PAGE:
When Milton Friedman stepped forward on December 10, 1976, to receive the Nobel Memorial Prize in Economic Sciences from the King of Sweden, he needed bodyguards. His moment of glory was marred by a mob of protesters outside gathering to condemn Friedman’s alleged complicity in the crimes of the military regime ruling Chile, which allegedly lived and died according to his theories. One heckler even slipped inside, shouting “down with capitalism, freedom for Chile” from the balcony.
It was a telling moment in a controversial career. Despite being a professional academic, Friedman had never locked himself away in an ivory tower. Until his death at the age of 94 on November 16, 2006, he remained an intellectual warrior for ideas in the day-to-day world, and he helped change that world in important and positive ways. Along the way he made a lot of enemies, some of whom shouted their insults from places more respectable than a mob outside the Stockholm Concert Hall.
Writing in The Washington Post, the journalist Bernard Nossiter claimed Friedman won only because the Nobel in economics, rather than being one of the original prizes established in Alfred Nobel’s will, was a later addition financed by the Swedish Central Bank—and central banks, he declared, adored Friedman. In fact, Friedman had long advocated the abolition of the U.S. Federal Reserve, the world’s mightiest central bank. He thought it better to replace its control over interest rates and the money supply with a mechanical rule for monetary growth.
In The New Republic, in those days the leading voice of American liberalism, Melville J. Ulmer likened Friedman’s economics prize to a peace prize for Idi Amin or a literature prize for Spiro Agnew. While acknowledging that no economist seemed surprised or appalled at Friedman’s laurel, Ulmer claimed that “much of the world” bridled at his winning. Despite his pique, Ulmer did accurately summarize what Friedman represented for the millions of people who read his popular column of political and economic commentary in Newsweek and the hundreds of thousands who had read his 1962 book Capitalism and Freedom, which argued that free markets were an essential part of any truly free society.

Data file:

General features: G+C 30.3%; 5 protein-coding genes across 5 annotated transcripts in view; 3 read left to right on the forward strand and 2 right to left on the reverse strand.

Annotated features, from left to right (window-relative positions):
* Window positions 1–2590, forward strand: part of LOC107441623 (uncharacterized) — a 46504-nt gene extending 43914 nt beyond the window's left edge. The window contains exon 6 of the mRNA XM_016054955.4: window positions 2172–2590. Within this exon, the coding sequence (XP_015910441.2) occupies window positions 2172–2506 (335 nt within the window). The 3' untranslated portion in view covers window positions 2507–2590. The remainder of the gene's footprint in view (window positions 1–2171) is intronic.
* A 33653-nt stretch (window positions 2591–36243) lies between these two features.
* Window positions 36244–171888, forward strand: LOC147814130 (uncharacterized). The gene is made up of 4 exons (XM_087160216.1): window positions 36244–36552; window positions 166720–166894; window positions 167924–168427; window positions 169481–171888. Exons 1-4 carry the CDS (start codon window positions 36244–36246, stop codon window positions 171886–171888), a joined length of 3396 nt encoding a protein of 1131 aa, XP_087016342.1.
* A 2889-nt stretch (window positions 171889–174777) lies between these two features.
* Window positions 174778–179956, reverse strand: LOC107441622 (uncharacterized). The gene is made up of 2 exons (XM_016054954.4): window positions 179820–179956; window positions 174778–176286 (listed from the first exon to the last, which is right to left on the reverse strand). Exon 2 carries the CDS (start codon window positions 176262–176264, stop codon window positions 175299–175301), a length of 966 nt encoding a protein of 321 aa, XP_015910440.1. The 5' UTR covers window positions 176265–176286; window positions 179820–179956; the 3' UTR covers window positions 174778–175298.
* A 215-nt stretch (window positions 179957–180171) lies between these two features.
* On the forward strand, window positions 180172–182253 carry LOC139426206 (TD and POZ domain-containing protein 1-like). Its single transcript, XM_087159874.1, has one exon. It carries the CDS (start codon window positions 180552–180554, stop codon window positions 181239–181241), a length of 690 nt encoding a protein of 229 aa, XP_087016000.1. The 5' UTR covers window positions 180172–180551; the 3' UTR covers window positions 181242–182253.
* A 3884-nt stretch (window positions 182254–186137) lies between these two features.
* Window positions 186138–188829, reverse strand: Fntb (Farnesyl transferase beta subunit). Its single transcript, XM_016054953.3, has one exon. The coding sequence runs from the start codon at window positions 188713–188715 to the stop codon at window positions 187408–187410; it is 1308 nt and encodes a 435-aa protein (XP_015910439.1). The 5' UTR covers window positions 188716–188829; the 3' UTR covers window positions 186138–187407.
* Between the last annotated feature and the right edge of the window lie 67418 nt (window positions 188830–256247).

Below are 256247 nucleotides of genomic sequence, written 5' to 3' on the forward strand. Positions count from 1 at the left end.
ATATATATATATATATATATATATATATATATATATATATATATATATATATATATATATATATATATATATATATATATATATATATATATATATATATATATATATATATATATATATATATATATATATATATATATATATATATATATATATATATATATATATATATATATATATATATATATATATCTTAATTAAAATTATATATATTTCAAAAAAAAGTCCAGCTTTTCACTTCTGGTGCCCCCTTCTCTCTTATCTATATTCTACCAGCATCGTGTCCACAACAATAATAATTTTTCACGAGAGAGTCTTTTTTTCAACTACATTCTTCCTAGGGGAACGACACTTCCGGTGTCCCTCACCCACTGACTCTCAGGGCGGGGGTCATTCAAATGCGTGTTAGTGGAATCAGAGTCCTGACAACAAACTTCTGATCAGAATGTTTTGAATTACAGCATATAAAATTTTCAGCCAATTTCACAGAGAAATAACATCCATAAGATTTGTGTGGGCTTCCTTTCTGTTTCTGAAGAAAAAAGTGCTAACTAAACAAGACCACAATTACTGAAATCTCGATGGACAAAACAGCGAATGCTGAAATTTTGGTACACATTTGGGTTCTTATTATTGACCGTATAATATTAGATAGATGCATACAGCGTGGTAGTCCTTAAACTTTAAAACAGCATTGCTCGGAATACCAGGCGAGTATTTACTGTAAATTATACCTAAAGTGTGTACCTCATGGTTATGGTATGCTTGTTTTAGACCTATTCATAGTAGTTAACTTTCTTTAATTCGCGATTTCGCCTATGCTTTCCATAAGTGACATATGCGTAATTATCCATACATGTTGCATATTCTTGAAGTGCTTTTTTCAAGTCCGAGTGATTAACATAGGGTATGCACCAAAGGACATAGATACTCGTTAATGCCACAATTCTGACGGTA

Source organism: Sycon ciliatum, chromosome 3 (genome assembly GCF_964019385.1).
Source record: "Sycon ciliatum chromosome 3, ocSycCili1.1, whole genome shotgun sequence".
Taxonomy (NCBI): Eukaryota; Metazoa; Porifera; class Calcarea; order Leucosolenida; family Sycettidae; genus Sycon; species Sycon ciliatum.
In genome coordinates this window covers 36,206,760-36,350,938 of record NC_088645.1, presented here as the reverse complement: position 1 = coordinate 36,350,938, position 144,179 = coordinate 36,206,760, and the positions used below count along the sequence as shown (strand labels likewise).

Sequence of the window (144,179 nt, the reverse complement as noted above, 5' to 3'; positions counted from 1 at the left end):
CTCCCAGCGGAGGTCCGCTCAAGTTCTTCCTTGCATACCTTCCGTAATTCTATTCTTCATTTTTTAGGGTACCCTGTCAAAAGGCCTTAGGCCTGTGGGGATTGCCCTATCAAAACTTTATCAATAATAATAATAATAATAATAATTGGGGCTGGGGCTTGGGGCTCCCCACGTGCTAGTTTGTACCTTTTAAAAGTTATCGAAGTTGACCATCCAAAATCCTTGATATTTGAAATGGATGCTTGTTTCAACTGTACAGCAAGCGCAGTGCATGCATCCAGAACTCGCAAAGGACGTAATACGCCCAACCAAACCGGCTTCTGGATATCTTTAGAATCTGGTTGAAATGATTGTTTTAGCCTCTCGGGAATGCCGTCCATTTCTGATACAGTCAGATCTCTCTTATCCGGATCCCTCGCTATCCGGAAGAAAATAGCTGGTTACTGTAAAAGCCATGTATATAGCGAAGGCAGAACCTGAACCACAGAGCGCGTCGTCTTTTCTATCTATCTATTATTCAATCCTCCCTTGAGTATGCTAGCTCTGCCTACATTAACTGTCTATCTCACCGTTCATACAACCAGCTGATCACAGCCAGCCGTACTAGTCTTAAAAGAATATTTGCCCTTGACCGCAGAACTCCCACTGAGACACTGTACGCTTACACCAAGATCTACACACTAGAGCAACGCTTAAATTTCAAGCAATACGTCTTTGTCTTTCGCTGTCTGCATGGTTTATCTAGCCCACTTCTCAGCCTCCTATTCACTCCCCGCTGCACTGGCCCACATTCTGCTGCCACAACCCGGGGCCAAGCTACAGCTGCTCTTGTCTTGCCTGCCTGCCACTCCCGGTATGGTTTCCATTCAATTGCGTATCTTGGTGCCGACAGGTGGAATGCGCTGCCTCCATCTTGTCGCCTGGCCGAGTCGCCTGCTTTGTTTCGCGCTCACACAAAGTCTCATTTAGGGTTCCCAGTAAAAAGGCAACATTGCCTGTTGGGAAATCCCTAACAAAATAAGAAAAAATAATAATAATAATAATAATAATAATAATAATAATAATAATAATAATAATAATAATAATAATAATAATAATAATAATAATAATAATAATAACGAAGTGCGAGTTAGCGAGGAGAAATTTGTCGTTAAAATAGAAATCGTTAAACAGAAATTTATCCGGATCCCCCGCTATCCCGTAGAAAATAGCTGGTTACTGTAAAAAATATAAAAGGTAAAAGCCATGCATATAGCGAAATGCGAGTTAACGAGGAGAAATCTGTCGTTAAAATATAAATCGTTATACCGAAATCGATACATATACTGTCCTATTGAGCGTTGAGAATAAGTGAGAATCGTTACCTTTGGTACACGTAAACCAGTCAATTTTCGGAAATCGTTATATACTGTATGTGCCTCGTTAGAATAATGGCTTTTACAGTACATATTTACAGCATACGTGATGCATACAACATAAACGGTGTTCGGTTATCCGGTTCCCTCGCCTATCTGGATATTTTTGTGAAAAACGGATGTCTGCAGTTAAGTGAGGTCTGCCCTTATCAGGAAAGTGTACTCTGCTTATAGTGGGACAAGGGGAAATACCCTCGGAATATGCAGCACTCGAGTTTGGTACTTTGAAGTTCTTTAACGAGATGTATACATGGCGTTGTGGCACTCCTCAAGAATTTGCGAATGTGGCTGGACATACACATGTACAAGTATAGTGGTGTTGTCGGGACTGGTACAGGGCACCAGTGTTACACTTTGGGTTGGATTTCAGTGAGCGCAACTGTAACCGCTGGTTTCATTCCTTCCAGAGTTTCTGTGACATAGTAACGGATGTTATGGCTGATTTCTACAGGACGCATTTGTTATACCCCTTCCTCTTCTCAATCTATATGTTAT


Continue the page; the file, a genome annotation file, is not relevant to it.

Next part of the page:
“Friedman,” Ulmer wrote, “is best known as a tireless, peppery advocate of liberalism in the 19th century European sense, perhaps the nation’s outstanding intellectual exponent of laissez-faire.…He opposes government activity of practically all kinds.…He would abolish virtually all regulations on industry, working conditions, and the professions. He would turn over to private industry the nation’s schools, highways, federal parks, the post office and all other publicly operated services like water supply, local buses and subways. He would scrap Social Security, the entire welfare system and the progressive income tax schedule. Few, if any, measures to protect the environment or the consumer would win his approval. He would terminate all government efforts to stabilize the economy through fiscal and monetary policies, public works or other means. He would leave presidential candidates, and I suppose all other candidates for public office, with nothing to talk about.” (Italics in original.)
Friedman did call for all that, and the intellectual acumen that won him the Nobel helped him become the most widely heeded and influential advocate for libertarian ideas in the 20th century. Because of his successes, we now live, to a delightful degree, in Friedman’s world. Beyond his specific policy victories on matters such as ending the draft and curbing inflation, on a higher level he lived to see communism, the antithesis of his economic and social beliefs, die. Smuggled copies of Friedman’s writings helped inspire and educate dissidents in the Soviet bloc, and the most economically successful former republic of the USSR, Estonia, achieved its growth with policies inspired directly by Friedman’s work.